Roku XDS Streaming Media Player – Why Your Cable Company Will Never Be the Same!

Cancel my cable please! Just saying it out loud feels good. For years I have predicted that the Internet was going to change the way that we watch our favorite television shows and movies. Of course until now, I wasn’t quite sure when or how this would happen. Keep reading if you want to find out how I am saving $1800 a year.

Being in the IT field, I am constantly asked about new products on the market. From iPhones, laptops, or the latest and greatest software applications, it’s a daily occurrence. This time it seems something has slipped “under the radar” and I wanted to tell everyone about it.

It all started in December of 2010 for me. My Mom was asking over and over “What do you want for Christmas?” Being a full-grown adult, this question didn’t excite me as it once did. So I asked her “What did my brothers ask for?” She says “Something called a Roku player.” So straight to Google I went, what in the world could this Roku thing be, I thought. As I read the product description I became more and more excited. It’s a tiny little box that hooks up to the TV that pulls media from the Internet. Sources that have television shows and movies, old and new, could play right on the big screen in my living room. Netflix, Hulu-Plus, WiFi, Ethernet, HDMI, 1080i! What more could a geek ask for? Best of all the Roku was less than $100. My decision was easy, and at the point I was eager to get that tiny little box in my hand.

Let me back up a little. For years I have been trying to figure out how I could cancel cable, yet still watch all the shows and movies that my family likes. With the economy the way it is, and the ever increasing cost of cable (Nearly $150 a month with DVR, pay-channels, etc). That may not be a lot to some of you, but I have two little girls and wife that need clothes and food! Not to mention storing the media. I have a box of VHS tapes that will never be used again. What is to come of DVDs and Blu-ray discs in the future? And who wants to handle them and place them in a machine and then put them back when there is a better way?!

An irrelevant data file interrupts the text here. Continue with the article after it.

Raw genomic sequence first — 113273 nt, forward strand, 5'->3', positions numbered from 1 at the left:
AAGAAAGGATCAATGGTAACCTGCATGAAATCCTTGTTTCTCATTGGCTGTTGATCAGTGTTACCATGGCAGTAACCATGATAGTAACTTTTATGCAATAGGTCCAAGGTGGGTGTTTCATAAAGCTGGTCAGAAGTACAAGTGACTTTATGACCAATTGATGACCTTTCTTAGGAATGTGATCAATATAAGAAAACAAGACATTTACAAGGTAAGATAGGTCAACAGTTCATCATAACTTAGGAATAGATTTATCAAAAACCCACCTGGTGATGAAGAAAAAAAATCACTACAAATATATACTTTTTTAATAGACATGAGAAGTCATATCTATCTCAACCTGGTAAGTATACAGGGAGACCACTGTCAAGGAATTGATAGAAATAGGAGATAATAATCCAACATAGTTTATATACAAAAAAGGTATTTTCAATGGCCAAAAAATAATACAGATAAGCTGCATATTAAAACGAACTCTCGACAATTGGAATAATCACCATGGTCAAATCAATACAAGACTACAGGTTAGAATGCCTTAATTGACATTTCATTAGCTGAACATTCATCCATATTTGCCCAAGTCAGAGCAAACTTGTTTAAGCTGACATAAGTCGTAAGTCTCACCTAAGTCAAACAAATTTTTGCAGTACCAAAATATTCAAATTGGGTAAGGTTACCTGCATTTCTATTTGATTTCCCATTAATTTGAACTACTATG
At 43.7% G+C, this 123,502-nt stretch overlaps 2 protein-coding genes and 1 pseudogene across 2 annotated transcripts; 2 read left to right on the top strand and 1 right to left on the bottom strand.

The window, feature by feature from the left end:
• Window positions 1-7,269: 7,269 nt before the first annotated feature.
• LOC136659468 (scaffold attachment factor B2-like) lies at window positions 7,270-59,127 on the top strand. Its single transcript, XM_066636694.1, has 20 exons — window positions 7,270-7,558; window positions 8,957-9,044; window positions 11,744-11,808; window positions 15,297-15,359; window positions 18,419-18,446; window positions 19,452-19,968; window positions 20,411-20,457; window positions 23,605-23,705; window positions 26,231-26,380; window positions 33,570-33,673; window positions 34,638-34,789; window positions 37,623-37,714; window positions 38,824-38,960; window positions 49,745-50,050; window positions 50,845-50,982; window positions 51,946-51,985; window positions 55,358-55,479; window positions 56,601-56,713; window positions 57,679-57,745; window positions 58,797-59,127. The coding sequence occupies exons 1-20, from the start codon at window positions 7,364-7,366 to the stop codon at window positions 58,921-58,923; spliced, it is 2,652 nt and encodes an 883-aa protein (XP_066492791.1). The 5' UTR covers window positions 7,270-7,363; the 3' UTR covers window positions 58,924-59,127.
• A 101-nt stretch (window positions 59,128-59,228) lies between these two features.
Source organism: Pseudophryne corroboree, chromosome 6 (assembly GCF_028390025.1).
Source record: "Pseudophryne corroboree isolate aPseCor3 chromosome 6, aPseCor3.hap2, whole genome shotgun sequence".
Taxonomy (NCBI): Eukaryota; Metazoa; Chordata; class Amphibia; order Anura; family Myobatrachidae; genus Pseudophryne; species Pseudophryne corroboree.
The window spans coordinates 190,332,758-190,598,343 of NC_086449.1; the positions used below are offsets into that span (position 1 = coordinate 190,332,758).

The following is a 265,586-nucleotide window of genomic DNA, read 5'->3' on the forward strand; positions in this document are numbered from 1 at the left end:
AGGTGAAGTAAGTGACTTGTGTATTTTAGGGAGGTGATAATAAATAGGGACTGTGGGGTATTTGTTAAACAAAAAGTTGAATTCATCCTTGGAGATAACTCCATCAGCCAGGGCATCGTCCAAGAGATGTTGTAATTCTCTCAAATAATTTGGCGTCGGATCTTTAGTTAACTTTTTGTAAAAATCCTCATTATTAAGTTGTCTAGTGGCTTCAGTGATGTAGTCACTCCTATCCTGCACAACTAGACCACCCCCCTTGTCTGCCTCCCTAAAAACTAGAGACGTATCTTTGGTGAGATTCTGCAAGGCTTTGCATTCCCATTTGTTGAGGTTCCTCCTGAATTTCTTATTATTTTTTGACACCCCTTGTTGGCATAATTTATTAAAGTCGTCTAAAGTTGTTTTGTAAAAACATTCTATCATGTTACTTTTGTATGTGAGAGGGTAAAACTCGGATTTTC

Anyways, back to the topic at hand. Christmas comes and what do you know, there are 3 Roku’s under the tree. My brother Mike, myself, and Dad all had one to tinker with. Needless to say, we’re all hooked.

Setup:

After emptying the contents of the box, putting the batteries in the remote, there were only a couple of steps left. Oh, keep in mind, you’ll need an extra HDMI cable if you don’t already have one, if you want Hi-Definition, that is. Included in the box there is a Composite (RCA) cable, Optical (for sound), and HDMI. Simply connect the HDMI from the Roku to the back or side of your TV making a mental note of the input you chose. Now simply plug it in and you’re ready to roll. You will have to enter your wireless security settings, but if you know your wireless passphrase it shouldn’t take any longer than a minute or two. After that you basically just need to go to Netflix.com/roku and get an activation ID to enter into the Roku when prompted to do so.

If you don’t have a Netflix account you will want to go ahead and sign-up. I’m pretty sure they have a streaming only plan for $7.99 a month, or if you want to get new release DVDs or Blu-Ray’s in the mail, it’s $9.99. Hulu Plus is a must if you can’t live without your favorite television show; it’s only $7.99 a month as well. Personally Netflix has plenty of shows for my taste, the only real difference is Hulu broadcasts shows during their current season, while Netflix doesn’t air them until a season is complete.

Just a quick overview, because there are far too many channels and cool features to mention, Amazon.com has a video On-Demand channel to watch new releases, there’s a CNN Channel, one of my favorites is a ufc fight tonight live for free channel, you can actually watch live Pay-Per-View fights in HD for the same price you would normally pay through your cable provider.

If you’re like me and have tons of movies/pictures/music, be sure to get the Roku XDS with USB support. You can actually watch movies that you’ve downloaded, stream music, or do picture slideshows too. The list goes on-and-on, but the bottom line is, this is the best decision I have made in some time. Finally free from the greedy cable companies. In all honesty, in 5-10 years, I don’t think the cable/satellite companies will even exist. Certainly not in the fashion that they are running in today, not just from the Roku, but from the expansion of Internet based TV as a whole.